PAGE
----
Syria: Conflict is keeping civilians trapped in an endless winter

Syria: Conflict is keeping civilians trapped in an endless winter

In late 2010, Ireland was gripped by the ‘big freeze’, a cold snap which wreaked havoc on our daily lives. It was an unusual weather event for the country, and left many people yearning – probably for the first time – for the typical damp Irish winter. Although the ‘big freeze’ came to an end within weeks, it appeared to delay the arrival of spring. By March 2011, snow still dusted the mountains and a bitter chill lingered in the air. The weather was cold but manageable. Life as we knew it was back to normal.

What we did not know, however, was that a huge storm was brewing in another part of the world. That same month, security forces in the southern Syrian city of Daraa fatally shot protestors demanding the release of political prisoners. The deaths sparked violent unrest that spread steadily across the country in the months that followed. The horrors that the people of Syria have suffered in the nine years since that first gun was fired are unimaginable. Hundreds of thousands of people have been killed. Millions of families have been forced to flee. Hundreds of children have been maimed.

Rafik's house in Hamourieh/Eastern Ghouta has been destroyed. Photo: Dania Kareh/Oxfam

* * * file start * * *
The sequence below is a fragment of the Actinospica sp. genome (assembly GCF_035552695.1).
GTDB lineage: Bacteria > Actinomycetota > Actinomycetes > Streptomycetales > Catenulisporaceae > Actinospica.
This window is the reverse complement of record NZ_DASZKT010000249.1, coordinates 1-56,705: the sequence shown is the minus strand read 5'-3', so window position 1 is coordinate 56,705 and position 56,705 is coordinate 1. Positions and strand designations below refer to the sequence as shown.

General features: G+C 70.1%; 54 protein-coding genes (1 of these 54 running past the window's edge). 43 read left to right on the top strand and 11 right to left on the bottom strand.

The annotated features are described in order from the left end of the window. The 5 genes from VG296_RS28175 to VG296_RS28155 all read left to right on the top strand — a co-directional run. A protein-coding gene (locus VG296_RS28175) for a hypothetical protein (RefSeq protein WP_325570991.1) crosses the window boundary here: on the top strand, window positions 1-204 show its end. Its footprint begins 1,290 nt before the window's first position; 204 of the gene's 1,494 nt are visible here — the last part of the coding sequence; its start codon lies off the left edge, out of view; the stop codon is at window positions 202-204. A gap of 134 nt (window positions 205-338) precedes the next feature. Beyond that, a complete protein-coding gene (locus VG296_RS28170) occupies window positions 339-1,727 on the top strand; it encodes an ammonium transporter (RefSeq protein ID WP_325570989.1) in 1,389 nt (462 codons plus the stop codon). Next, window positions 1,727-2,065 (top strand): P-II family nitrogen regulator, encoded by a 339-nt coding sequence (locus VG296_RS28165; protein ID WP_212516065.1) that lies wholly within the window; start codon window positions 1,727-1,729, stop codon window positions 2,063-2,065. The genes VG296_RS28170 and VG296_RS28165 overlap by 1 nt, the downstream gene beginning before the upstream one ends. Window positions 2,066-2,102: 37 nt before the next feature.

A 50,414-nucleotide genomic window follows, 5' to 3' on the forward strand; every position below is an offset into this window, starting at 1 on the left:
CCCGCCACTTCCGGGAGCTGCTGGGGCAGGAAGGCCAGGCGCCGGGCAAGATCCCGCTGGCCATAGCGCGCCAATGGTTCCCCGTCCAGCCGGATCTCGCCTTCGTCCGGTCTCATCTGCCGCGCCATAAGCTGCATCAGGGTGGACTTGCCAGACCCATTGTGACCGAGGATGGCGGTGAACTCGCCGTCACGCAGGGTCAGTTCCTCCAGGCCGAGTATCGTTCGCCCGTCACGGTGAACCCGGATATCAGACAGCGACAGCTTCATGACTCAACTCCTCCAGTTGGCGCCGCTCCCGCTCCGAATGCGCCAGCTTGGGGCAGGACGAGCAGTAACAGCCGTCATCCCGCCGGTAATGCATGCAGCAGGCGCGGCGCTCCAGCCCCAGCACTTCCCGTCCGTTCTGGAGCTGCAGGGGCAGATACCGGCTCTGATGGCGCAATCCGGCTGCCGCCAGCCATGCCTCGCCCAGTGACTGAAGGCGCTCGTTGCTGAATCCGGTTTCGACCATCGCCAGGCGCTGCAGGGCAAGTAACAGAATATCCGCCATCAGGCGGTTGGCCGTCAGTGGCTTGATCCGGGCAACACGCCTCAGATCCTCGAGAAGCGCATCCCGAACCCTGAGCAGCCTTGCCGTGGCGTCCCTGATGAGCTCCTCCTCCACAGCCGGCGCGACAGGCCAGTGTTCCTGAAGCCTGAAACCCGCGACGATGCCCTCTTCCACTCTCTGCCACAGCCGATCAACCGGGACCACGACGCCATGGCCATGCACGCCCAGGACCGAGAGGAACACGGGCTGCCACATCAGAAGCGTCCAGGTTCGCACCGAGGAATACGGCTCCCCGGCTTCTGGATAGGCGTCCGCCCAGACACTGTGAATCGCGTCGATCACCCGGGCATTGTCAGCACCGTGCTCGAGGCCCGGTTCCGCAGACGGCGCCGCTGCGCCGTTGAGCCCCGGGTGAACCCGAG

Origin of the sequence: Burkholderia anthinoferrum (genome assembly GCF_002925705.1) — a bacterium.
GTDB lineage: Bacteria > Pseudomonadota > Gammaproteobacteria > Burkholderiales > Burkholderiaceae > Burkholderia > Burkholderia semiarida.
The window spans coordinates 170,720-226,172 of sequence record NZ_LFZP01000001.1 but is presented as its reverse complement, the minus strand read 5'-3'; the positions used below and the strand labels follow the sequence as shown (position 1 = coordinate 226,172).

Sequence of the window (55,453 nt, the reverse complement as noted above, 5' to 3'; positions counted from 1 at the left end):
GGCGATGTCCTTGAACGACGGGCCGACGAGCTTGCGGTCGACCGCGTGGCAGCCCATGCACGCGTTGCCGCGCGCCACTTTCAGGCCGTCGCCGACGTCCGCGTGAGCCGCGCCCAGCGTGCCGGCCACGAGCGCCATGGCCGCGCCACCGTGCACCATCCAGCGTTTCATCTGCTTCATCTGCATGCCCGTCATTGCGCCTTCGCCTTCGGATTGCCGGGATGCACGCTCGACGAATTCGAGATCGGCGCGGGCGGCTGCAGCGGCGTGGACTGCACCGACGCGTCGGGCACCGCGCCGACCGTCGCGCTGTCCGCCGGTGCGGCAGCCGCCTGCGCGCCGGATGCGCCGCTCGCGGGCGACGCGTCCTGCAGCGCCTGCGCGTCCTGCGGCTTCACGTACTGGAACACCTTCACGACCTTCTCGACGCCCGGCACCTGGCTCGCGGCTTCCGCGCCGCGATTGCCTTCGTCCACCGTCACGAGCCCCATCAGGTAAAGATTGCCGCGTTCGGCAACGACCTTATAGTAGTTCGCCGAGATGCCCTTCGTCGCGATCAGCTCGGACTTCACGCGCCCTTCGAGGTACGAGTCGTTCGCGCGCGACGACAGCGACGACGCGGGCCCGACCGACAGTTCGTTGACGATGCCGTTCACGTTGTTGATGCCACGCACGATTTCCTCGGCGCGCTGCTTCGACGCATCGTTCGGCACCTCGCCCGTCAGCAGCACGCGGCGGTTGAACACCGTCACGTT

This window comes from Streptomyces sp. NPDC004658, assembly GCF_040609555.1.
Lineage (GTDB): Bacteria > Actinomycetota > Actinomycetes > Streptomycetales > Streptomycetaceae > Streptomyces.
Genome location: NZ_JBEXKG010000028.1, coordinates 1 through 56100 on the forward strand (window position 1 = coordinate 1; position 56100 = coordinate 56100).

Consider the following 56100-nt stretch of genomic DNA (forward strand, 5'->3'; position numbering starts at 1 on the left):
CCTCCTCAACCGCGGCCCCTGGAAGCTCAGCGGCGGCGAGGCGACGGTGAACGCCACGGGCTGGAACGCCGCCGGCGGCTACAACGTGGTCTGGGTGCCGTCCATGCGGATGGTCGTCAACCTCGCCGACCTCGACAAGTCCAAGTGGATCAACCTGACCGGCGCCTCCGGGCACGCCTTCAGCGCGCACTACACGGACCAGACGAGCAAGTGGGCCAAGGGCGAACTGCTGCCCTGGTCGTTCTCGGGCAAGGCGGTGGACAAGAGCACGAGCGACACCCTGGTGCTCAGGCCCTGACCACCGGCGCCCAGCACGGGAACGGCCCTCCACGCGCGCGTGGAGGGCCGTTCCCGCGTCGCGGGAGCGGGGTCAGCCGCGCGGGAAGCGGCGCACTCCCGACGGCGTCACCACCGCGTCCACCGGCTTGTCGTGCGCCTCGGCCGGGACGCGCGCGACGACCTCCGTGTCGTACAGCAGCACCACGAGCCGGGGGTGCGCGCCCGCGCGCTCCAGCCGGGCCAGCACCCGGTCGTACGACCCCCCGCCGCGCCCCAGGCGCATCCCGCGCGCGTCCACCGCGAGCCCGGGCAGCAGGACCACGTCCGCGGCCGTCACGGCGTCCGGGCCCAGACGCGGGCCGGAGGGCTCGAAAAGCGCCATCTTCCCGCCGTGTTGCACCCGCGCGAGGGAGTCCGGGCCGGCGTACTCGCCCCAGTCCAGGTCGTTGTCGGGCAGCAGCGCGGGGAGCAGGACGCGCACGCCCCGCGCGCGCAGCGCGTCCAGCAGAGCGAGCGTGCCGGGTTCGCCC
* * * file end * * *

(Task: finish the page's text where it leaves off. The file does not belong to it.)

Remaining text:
Today, more than 6.5 million Syrians are living in abject poverty. A third of the population does not have enough food and 15.5 million people have no access to clean, running water. On average, every second person is unemployed, while desperation has forced children into child labour and early marriage. Almost 12 million people are in need of humanitarian assistance while close to 6 million people are displaced within their own country.

The conflict is also driving the world’s largest refugee crisis, with 5.6 million Syrians having fled to seek refuge in neighbouring countries such as Lebanon, Turkey and Jordan. As they face into the ninth year of the conflict, those who have lost everything are slowly emerging from another harsh winter of snow, rain and freezing temperatures in Lebanon’s Bekaa Valley. There, huge numbers of refugees live in ‘informal settlements’ – makeshift wooden structures with little more than plastic sheeting to protect them from the bitter winter winds.

Imm stands at the entrance of her shelter in the Bekaa Valley. Photo: Adrian Hartrick/Oxfam

Yet springtime will not bring any respite because the war in Syria is far from over. A five-hour drive north from the Bekaa Valley, across Syria’s northwest Idlib region, the UN now estimates that a staggering 900,000 people have fled renewed violence since December alone. Today, as shelling and violence intensifies, this number is rapidly approaching 1 million.

Oxfam is working in Syria, where we have reached more than 1.2 million people with aid including clean water, cash, essential clothing items, and support to help make a living and grow nutritious food. While this work is vital, we know that it will not end the suffering of the Syrian people.

The ‘big freeze’ of late 2010 and early 2011 brought dark skies and sub-zero temperatures to Ireland but the bitter chill eventually passed. As the Syrian conflict enters its ninth year, there is no end in sight for millions of people trapped in a seemingly endless winter – devoid of sunlight, hope and any sense of normality – from which, for now at least, there is no escape.

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